No. 46 NAI DFA 5/57
Berlin, 3 May 1932
I have had many conversations recently with members of Embassies and other Legations here in regard to the present situation in Ireland. On the whole I have found them more eager to talk about it than Officials of the Foreign Office, who seem to regard it as a somewhat embarrassing and dangerous subject. Generally speaking I think it true to say that the willingness of such people to discuss our affairs increases with the distance of their country from our corner of the world, and also with the extent to which they are independent of English goodwill. The sympathy of their outlook seems to vary with the same factors. Thus, a western European will fight shy of the subject if he can, or, if he does talk about it, does so in a manner which implies that the Government is only playing a game or 'trying something on' without belief in its own case. We appear to them to be imperilling an advantageous position in regard to the British market - a market in which they themselves are anxious to participate as much as possible - and they say that we cannot be serious. On the other hand, a Turk will talk about us, if only with a view to ascertaining to what extent the present Irish proposals adumbrate a coming break up of the British Commonwealth - an event in the inevitableness of which he has always believed but which he feels is too good to be true. And the Japanese will canvass the situation eagerly and do their best to find out what it really means and what it may be expected to lead to.
German officials belong eminently to the class which finds the subject embarrassing and dangerous. Very possibly they already feel that they are well instructed in regard to it. But their shyness is undoubtedly due to the fact that Germany looks to England as her most powerful friend in international affairs and the source from which relief from her present oppressive burdens may be expected to come. German officials are therefore most circumspect in their behaviour lest they should give expression to any sentiment that might be interpreted as anti-English. This attitude does not date from the present crisis only, but was already in existence. For example, at least two years ago, a private individual whom I knew to be regularly in touch with a 'key' official in the Foreign Office, though not of any importance himself, was discussing Ireland's status with me one day, as we had done several times before, when suddenly he burst out with the remark: 'Yes, but we don't like it. Don't you see that while you are gaining your independence you are weakening England. That is all very well for you, but it means that England's influence is being reduced, and that is bad for us.'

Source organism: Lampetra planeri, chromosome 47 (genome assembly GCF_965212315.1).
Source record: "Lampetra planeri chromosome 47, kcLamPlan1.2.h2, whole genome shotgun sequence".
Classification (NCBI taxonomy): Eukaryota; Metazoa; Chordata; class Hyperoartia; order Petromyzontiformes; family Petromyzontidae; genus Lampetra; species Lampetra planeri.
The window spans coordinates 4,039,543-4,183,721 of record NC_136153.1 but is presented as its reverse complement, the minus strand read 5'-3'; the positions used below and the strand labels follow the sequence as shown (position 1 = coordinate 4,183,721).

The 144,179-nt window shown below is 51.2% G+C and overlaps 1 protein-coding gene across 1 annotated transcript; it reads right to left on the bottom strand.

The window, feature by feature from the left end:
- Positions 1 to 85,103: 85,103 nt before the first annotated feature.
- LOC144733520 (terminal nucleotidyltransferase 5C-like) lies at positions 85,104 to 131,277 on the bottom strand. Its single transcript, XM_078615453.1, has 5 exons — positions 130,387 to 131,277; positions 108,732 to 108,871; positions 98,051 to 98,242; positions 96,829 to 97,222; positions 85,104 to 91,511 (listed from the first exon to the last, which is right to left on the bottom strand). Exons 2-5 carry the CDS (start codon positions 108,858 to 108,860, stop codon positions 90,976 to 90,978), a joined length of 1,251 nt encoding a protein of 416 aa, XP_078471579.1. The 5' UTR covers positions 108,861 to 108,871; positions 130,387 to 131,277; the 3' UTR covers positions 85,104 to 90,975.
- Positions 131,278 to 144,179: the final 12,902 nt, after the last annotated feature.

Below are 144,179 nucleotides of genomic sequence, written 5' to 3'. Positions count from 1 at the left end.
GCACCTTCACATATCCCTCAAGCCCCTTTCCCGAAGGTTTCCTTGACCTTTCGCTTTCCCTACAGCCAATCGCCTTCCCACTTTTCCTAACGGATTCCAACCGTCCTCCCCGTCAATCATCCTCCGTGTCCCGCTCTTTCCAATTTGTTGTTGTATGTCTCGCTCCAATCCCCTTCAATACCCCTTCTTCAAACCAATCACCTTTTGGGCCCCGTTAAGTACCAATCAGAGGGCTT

When I asked him how precisely our independence was weakening England, he answered: 'Well, for example, you don't pay taxes to England any longer'. So his view, which I felt to be a view which he had heard expressed by more important people, was that Ireland as a tributary state to England would be more desirable to Germany just at present than an independent Ireland.
I think it also true to say that the average German is inhibited from appreciating the Irish view by his own feeling of respect for big organisations. A big Empire - which incidentally has recently proved itself too much for him - is something that he can understand and appreciate and even envy; while a small country like Ireland, which he was probably taught at school to regard as the poorer and less well-known part of England, seems to him just waspish and mischievous when it tries to extricate itself. He has the sentiments of a middle-class tradesman who sees a wealthy grandee, and possible customer, being bated by an impudent vagabond: he is more likely to go to the aid of the former than to be seen encouraging the latter. All this, of course, is not to be taken as gainsaying that there are many Germans sympathetically disposed towards Ireland, but the majority of them do not seem to think that German interests lie along the road which Ireland is following. The devotion of a few eminent German scholars to the Irish language would be absolutely misleading if regarded as a symptom of German interest in Irish matters; and, in any case, this stream of scholarship is now dying down to a thin trickle. Secondly, I doubt very much whether many Germans know that there was sympathy in Ireland for their side during the War. They know really very little about what happened outside Germany during the War, presumably because of the censorship; and when the War was over and other peoples were getting to know what had been happening elsewhere the Germans had a revolution, civil war and the inflation to occupy their attention.
[signed] Leo T. McCauley
The Royal Irish Academy's Documents on Irish Foreign Policy series has published an eBook of confidential correspondence on the 1921 Anglo-Irish Treaty negotiations.
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